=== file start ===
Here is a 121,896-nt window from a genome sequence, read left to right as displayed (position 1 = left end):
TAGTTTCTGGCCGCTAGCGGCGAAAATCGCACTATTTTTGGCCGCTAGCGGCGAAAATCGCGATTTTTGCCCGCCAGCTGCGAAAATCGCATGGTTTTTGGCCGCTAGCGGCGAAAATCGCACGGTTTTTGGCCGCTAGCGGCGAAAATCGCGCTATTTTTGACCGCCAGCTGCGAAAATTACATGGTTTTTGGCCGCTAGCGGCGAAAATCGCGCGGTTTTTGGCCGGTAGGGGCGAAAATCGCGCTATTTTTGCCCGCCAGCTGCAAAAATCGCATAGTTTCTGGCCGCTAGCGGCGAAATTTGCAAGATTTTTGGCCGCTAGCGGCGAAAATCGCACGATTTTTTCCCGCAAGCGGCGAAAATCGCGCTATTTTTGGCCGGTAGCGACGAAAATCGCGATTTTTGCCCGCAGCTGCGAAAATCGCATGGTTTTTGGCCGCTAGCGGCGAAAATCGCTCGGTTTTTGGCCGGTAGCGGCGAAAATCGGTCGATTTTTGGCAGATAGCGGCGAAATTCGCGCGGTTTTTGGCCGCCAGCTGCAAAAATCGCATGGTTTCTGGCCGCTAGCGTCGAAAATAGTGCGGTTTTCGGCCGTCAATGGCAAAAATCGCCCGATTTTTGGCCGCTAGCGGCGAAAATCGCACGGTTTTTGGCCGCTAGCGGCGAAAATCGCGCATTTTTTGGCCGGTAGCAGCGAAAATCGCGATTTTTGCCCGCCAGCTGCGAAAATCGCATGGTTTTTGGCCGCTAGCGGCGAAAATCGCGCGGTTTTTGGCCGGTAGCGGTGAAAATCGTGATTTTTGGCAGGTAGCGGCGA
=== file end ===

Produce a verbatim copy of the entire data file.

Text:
Here is a 121,896-nt window from a genome sequence, read left to right as displayed (position 1 = left end):
TAGTTTCTGGCCGCTAGCGGCGAAAATCGCACTATTTTTGGCCGCTAGCGGCGAAAATCGCGATTTTTGCCCGCCAGCTGCGAAAATCGCATGGTTTTTGGCCGCTAGCGGCGAAAATCGCACGGTTTTTGGCCGCTAGCGGCGAAAATCGCGCTATTTTTGACCGCCAGCTGCGAAAATTACATGGTTTTTGGCCGCTAGCGGCGAAAATCGCGCGGTTTTTGGCCGGTAGGGGCGAAAATCGCGCTATTTTTGCCCGCCAGCTGCAAAAATCGCATAGTTTCTGGCCGCTAGCGGCGAAATTTGCAAGATTTTTGGCCGCTAGCGGCGAAAATCGCACGATTTTTTCCCGCAAGCGGCGAAAATCGCGCTATTTTTGGCCGGTAGCGACGAAAATCGCGATTTTTGCCCGCAGCTGCGAAAATCGCATGGTTTTTGGCCGCTAGCGGCGAAAATCGCTCGGTTTTTGGCCGGTAGCGGCGAAAATCGGTCGATTTTTGGCAGATAGCGGCGAAATTCGCGCGGTTTTTGGCCGCCAGCTGCAAAAATCGCATGGTTTCTGGCCGCTAGCGTCGAAAATAGTGCGGTTTTCGGCCGTCAATGGCAAAAATCGCCCGATTTTTGGCCGCTAGCGGCGAAAATCGCACGGTTTTTGGCCGCTAGCGGCGAAAATCGCGCATTTTTTGGCCGGTAGCAGCGAAAATCGCGATTTTTGCCCGCCAGCTGCGAAAATCGCATGGTTTTTGGCCGCTAGCGGCGAAAATCGCGCGGTTTTTGGCCGGTAGCGGTGAAAATCGTGATTTTTGGCAGGTAGCGGCGA